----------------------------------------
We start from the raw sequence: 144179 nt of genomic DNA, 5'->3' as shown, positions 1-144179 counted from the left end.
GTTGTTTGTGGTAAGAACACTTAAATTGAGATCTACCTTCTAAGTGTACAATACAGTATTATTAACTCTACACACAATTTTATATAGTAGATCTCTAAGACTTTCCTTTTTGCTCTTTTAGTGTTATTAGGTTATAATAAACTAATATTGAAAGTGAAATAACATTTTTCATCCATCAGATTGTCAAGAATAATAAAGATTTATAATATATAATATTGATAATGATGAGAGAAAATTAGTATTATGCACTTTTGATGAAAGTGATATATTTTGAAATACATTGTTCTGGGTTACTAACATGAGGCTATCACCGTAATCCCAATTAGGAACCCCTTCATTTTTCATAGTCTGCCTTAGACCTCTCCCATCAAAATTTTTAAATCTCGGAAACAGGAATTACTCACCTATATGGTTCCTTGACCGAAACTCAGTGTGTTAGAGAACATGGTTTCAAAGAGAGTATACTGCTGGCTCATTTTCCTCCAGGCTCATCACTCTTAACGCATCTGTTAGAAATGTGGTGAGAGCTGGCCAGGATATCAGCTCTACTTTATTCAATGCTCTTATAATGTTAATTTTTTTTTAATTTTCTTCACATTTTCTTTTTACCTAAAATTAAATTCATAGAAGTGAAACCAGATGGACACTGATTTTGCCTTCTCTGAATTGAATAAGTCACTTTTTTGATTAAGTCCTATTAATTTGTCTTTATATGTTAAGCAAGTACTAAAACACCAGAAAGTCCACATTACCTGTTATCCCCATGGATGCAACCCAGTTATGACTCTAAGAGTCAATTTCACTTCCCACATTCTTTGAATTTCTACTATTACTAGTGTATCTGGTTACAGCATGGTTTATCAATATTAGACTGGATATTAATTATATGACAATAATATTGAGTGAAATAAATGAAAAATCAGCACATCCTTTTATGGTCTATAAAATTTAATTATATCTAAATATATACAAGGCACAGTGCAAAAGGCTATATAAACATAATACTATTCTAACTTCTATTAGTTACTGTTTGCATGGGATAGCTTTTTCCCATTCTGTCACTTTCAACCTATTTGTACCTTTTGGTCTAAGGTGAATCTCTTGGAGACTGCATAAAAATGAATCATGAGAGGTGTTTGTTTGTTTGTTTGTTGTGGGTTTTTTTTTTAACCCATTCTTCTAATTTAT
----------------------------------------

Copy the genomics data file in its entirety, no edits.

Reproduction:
We start from the raw sequence: 144179 nt of genomic DNA, 5'->3' as shown, positions 1-144179 counted from the left end.
GTTGTTTGTGGTAAGAACACTTAAATTGAGATCTACCTTCTAAGTGTACAATACAGTATTATTAACTCTACACACAATTTTATATAGTAGATCTCTAAGACTTTCCTTTTTGCTCTTTTAGTGTTATTAGGTTATAATAAACTAATATTGAAAGTGAAATAACATTTTTCATCCATCAGATTGTCAAGAATAATAAAGATTTATAATATATAATATTGATAATGATGAGAGAAAATTAGTATTATGCACTTTTGATGAAAGTGATATATTTTGAAATACATTGTTCTGGGTTACTAACATGAGGCTATCACCGTAATCCCAATTAGGAACCCCTTCATTTTTCATAGTCTGCCTTAGACCTCTCCCATCAAAATTTTTAAATCTCGGAAACAGGAATTACTCACCTATATGGTTCCTTGACCGAAACTCAGTGTGTTAGAGAACATGGTTTCAAAGAGAGTATACTGCTGGCTCATTTTCCTCCAGGCTCATCACTCTTAACGCATCTGTTAGAAATGTGGTGAGAGCTGGCCAGGATATCAGCTCTACTTTATTCAATGCTCTTATAATGTTAATTTTTTTTTAATTTTCTTCACATTTTCTTTTTACCTAAAATTAAATTCATAGAAGTGAAACCAGATGGACACTGATTTTGCCTTCTCTGAATTGAATAAGTCACTTTTTTGATTAAGTCCTATTAATTTGTCTTTATATGTTAAGCAAGTACTAAAACACCAGAAAGTCCACATTACCTGTTATCCCCATGGATGCAACCCAGTTATGACTCTAAGAGTCAATTTCACTTCCCACATTCTTTGAATTTCTACTATTACTAGTGTATCTGGTTACAGCATGGTTTATCAATATTAGACTGGATATTAATTATATGACAATAATATTGAGTGAAATAAATGAAAAATCAGCACATCCTTTTATGGTCTATAAAATTTAATTATATCTAAATATATACAAGGCACAGTGCAAAAGGCTATATAAACATAATACTATTCTAACTTCTATTAGTTACTGTTTGCATGGGATAGCTTTTTCCCATTCTGTCACTTTCAACCTATTTGTACCTTTTGGTCTAAGGTGAATCTCTTGGAGACTGCATAAAAATGAATCATGAGAGGTGTTTGTTTGTTTGTTTGTTGTGGGTTTTTTTTTTAACCCATTCTTCTAATTTAT